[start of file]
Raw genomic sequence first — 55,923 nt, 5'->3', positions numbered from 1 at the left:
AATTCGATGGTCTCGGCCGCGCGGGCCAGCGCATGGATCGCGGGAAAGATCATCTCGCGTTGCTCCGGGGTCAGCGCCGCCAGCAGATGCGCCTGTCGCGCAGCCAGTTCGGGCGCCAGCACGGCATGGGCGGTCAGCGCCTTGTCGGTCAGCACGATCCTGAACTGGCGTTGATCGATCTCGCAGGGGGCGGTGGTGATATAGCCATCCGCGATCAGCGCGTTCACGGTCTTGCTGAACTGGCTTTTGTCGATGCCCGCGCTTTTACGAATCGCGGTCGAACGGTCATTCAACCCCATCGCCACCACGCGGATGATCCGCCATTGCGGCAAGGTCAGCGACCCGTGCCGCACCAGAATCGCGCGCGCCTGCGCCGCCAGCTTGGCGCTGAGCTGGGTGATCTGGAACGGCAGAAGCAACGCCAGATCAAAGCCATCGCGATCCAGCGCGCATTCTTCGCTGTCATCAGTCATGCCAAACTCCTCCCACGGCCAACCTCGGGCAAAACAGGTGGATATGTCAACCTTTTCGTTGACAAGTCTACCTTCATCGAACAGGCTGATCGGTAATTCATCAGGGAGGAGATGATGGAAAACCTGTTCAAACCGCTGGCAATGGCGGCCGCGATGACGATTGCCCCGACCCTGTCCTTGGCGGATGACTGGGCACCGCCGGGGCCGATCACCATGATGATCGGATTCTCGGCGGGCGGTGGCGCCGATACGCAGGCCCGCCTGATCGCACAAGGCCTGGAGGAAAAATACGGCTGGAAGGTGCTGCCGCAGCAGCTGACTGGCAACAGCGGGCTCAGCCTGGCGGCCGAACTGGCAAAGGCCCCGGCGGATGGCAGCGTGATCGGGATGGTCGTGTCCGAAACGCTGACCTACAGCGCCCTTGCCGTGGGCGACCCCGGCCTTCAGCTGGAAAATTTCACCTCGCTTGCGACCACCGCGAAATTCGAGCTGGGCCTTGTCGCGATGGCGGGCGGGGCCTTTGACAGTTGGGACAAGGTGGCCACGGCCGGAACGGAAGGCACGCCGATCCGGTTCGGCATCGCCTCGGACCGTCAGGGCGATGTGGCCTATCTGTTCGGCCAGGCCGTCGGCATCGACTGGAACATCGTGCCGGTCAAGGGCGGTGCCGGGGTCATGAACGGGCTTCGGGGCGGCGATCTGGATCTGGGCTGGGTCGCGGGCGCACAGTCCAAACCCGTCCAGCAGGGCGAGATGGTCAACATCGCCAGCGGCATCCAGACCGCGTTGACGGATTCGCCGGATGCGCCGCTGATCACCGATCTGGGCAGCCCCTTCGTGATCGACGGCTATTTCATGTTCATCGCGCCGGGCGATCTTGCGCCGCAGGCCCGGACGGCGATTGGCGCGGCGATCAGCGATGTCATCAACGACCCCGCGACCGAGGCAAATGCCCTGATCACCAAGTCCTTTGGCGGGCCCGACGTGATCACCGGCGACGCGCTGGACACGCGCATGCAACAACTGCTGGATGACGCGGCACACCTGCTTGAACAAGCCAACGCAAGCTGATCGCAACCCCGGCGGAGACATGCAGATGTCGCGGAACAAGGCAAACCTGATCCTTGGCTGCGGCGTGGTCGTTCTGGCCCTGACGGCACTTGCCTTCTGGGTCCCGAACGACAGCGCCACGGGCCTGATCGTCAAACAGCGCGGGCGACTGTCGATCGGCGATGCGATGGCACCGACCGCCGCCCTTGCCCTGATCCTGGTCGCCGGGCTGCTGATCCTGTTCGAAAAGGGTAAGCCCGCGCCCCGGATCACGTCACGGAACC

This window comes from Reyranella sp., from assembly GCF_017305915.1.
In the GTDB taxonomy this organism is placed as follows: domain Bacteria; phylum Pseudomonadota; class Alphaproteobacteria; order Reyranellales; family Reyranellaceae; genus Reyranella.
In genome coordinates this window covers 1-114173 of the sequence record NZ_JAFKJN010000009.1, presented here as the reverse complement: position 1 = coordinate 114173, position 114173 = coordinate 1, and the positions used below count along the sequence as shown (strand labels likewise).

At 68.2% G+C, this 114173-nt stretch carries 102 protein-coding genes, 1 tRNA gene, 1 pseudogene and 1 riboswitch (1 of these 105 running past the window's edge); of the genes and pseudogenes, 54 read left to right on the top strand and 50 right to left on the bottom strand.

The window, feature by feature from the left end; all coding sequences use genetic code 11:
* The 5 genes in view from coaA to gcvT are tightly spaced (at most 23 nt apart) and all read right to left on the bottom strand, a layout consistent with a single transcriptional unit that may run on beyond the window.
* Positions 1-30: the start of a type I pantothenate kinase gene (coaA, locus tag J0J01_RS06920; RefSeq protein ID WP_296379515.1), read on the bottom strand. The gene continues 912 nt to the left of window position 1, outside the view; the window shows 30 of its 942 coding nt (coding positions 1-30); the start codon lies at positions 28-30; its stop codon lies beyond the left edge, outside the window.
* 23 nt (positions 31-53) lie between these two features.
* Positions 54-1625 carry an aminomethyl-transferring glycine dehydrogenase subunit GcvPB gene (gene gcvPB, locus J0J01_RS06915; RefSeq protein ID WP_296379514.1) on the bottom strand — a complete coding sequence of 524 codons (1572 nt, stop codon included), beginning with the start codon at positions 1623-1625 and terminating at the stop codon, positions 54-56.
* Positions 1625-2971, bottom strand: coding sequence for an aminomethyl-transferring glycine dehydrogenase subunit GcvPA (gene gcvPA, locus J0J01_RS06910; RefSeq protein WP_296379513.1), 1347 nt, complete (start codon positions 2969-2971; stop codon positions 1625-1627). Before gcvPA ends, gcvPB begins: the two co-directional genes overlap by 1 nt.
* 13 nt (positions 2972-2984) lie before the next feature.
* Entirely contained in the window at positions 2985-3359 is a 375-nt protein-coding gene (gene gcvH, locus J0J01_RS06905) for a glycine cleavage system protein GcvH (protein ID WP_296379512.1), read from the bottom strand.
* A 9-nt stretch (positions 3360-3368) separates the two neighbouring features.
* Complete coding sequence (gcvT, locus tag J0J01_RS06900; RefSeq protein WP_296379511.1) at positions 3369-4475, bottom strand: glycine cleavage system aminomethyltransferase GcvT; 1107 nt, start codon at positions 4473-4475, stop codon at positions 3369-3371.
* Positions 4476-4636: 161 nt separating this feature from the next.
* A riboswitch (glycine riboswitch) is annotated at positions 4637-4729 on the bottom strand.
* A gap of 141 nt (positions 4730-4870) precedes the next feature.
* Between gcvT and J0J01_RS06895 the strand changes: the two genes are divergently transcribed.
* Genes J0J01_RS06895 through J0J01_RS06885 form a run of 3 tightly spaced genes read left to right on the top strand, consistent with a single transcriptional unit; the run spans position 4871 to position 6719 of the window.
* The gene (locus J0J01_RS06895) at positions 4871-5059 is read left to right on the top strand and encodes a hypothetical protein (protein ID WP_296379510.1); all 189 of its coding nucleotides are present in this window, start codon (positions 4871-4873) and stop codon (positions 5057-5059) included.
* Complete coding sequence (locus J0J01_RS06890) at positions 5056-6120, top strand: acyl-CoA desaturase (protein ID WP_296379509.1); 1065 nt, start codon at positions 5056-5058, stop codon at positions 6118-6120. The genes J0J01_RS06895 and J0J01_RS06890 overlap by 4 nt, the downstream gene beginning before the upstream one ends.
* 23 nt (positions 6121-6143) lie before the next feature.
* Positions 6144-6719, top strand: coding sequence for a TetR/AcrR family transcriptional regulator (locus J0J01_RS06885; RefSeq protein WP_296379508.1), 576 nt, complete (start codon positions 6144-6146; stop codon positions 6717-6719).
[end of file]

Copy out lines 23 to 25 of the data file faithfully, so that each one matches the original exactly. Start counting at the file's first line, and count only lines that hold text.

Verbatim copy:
* Complete coding sequence (locus J0J01_RS06890) at positions 5056-6120, top strand: acyl-CoA desaturase (protein ID WP_296379509.1); 1065 nt, start codon at positions 5056-5058, stop codon at positions 6118-6120. The genes J0J01_RS06895 and J0J01_RS06890 overlap by 4 nt, the downstream gene beginning before the upstream one ends.
* 23 nt (positions 6121-6143) lie before the next feature.
* Positions 6144-6719, top strand: coding sequence for a TetR/AcrR family transcriptional regulator (locus J0J01_RS06885; RefSeq protein WP_296379508.1), 576 nt, complete (start codon positions 6144-6146; stop codon positions 6717-6719).